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4.6 out of 5 stars
4.6 out of 5 stars
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Beginning with Alfred the Great, who became King of Wessex in 871 AD, the author gives us a few pages about each king and queen since then, including some who were never crowned. (Matilda, Jane and Edward VIII are all featured.) Alfred was never really king of England although he gave himself that title, because England was not a unified country at the time. Some of the territory was ruled by the Danes, who at the time occupied a large are of northern Europe, only a small fraction of which is the Denmark of modern times. So beginning with Alfred is a contentious point, but most of the other regional kings of the time and afterwards do get a mention, if only because their rival armies fought plenty of battles. I'm not absolutely clear from this book when England became one country, but maybe there was no clear point. It seems that unity was achieved only temporarily at first, but that it eventually became permanent some time in the tenth century.

Between Alfred's death in 899 and 1066, the year of the Norman conquest, there were various kings that, for the most part, mean something only to historians and students of royalty, but among them was King Canute (more correctly spelt Cnut), who is famous for trying to turn back the tide. So the early beginnings may be fuzzy, but after 1066, things take on the familiar look that I was taught in history lessons at school. For most of the next thousand years, the royal family continued to provide a poor example to humanity. Murder, adultery, divorce, civil war and revolution are among the recurring themes - and let's not forget the wilful destruction of abbeys ordered by Henry VIII.

The book is laid out well, with a chapter for each king or queen. Timelines are provided, giving a quick summary of each monarch's life, while the more substantive text gives more detail about them. It is important to remember that the king was once the supreme ruler (and therefore in direct command of the army); parliament came much later and it was much later still before real power started to shift from the monarchy to parliament. So the monarchy is not as important as it once was and the author acknowledges that it faces an uncertain future once the reign of Queen Elizabeth II ends. There are plenty of pictures, though pictures of some monarchs in any form do not exist. While there are photographs of recent monarchs, others may be represented by paintings, statues or old coins, if these exist.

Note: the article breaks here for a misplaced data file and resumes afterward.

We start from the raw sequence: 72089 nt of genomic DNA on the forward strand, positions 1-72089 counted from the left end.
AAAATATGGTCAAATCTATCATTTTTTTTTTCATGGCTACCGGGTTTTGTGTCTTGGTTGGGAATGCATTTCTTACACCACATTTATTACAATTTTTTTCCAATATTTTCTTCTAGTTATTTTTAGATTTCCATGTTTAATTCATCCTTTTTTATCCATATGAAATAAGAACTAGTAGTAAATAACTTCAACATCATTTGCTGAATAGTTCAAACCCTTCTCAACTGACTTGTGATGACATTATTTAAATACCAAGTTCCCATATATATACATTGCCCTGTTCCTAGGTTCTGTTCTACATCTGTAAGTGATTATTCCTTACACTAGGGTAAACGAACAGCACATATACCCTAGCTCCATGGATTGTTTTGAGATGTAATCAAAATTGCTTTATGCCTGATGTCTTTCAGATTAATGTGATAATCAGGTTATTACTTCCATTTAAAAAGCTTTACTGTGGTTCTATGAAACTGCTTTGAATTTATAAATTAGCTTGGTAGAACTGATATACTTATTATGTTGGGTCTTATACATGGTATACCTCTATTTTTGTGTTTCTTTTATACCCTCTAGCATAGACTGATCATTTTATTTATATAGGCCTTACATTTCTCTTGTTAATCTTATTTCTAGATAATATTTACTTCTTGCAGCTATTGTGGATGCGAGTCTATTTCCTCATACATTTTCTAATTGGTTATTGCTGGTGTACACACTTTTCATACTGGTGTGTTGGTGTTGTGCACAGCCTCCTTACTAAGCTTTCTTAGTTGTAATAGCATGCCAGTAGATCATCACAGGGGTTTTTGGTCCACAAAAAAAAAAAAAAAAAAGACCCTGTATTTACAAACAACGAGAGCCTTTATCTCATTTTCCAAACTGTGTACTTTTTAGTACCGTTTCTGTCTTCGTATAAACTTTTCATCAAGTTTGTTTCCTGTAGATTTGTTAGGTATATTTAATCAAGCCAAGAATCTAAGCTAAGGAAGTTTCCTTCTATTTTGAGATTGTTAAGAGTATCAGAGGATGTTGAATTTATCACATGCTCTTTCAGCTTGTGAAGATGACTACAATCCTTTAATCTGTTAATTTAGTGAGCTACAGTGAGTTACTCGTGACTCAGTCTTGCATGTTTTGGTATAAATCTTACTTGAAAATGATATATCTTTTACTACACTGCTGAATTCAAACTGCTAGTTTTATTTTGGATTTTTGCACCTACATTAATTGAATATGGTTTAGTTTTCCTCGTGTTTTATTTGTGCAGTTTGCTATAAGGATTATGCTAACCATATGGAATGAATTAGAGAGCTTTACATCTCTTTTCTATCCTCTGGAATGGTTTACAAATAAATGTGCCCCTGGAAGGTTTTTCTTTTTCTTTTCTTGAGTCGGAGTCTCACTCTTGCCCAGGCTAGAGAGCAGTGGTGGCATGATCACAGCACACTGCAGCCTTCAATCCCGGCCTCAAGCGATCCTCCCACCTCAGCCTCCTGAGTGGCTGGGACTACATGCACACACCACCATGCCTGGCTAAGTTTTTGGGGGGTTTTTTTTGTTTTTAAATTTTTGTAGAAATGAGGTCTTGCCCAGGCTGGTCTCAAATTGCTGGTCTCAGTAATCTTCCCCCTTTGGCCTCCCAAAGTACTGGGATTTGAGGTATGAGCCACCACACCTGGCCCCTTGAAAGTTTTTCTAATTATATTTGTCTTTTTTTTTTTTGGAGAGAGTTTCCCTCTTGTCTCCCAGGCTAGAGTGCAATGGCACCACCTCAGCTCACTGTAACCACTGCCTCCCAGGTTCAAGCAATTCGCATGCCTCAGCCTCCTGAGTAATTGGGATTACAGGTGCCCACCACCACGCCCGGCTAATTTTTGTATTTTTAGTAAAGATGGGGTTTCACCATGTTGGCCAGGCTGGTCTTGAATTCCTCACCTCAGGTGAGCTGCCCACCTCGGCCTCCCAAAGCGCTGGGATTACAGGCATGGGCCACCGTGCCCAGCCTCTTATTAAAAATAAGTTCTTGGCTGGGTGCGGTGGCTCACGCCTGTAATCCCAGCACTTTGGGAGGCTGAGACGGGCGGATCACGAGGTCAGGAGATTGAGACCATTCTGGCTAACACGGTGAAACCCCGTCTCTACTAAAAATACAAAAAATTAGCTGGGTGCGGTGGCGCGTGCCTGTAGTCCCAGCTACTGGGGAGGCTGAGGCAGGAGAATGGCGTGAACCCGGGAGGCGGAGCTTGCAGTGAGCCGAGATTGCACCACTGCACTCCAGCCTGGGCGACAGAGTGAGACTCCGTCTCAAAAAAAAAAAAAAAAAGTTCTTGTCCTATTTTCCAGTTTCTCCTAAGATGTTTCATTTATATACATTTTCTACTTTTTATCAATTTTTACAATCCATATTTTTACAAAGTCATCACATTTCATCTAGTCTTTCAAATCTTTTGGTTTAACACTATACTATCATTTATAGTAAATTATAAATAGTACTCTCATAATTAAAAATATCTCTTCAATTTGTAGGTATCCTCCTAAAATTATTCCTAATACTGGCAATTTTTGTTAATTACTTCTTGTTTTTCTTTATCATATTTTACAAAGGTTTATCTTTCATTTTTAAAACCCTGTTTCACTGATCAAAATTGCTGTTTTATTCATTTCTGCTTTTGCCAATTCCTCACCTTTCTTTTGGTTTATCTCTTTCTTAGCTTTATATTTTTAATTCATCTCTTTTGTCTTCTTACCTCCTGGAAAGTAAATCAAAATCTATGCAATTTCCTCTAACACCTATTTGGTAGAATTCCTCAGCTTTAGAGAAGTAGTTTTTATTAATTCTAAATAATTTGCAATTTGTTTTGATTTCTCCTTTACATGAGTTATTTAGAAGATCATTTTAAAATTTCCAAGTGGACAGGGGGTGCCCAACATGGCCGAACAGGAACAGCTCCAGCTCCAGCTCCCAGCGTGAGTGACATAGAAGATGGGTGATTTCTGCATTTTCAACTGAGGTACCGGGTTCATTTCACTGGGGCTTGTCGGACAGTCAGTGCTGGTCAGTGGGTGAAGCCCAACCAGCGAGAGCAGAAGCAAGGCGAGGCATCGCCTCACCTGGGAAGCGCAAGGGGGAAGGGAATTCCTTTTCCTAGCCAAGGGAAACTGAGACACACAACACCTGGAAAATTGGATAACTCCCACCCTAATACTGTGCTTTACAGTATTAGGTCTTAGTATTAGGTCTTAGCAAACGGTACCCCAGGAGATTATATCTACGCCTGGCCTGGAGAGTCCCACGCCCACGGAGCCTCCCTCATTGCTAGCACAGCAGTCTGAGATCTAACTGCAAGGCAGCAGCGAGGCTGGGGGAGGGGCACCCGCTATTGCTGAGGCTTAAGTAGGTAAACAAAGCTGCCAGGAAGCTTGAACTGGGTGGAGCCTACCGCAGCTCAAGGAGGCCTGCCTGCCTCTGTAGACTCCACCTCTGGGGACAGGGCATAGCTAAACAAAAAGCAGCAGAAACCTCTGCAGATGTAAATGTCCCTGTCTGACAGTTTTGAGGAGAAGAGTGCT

A book such as this can only provide a general overview, but it does that superbly. If you are interested in the history of British royalty, this provides a good starting point. If you already have a library of such books, you may not need this.
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on 24 April 2013
I've always liked learning about monarchs, but I'd not been for a while so I got this out of the library. I was so engrossed in it that my father decided to get me my own copy, and I'm delighted about that.

This book isn't comprehensive. If you're wanting to know all about a certain monarch, this book won't tell you that, but it's certainly a great starting point. There's a section on every monarch - including the uncrowned ones - since Alfred the Great, plus a part on the Interregnum - the Commonwealth, the Protectorate, and Oliver Cromwell. On average, the sections are 2 to 5 pages long. Some of the shorter lived monarchs only get a page, and some of the more influential ones get more. The sections are set out nicely - each has a timeline, a biography box, and some quotes, pictures and boxes on specific things, avoiding walls of text. The writing is informative without being overwhelming, and lively without being flippant, and it really helps the reader see the subjects as people, rather than just a bunch of facts attached to a face.

Again, with the limited space, this book won't tell you everything, but since reading it I've had a great time doing follow up research on the things it told me. If you already know a lot about this subject, this book may not be for you, but if you're just interested in English monarchs, and want to start learning more about them, then this in an excellent resource.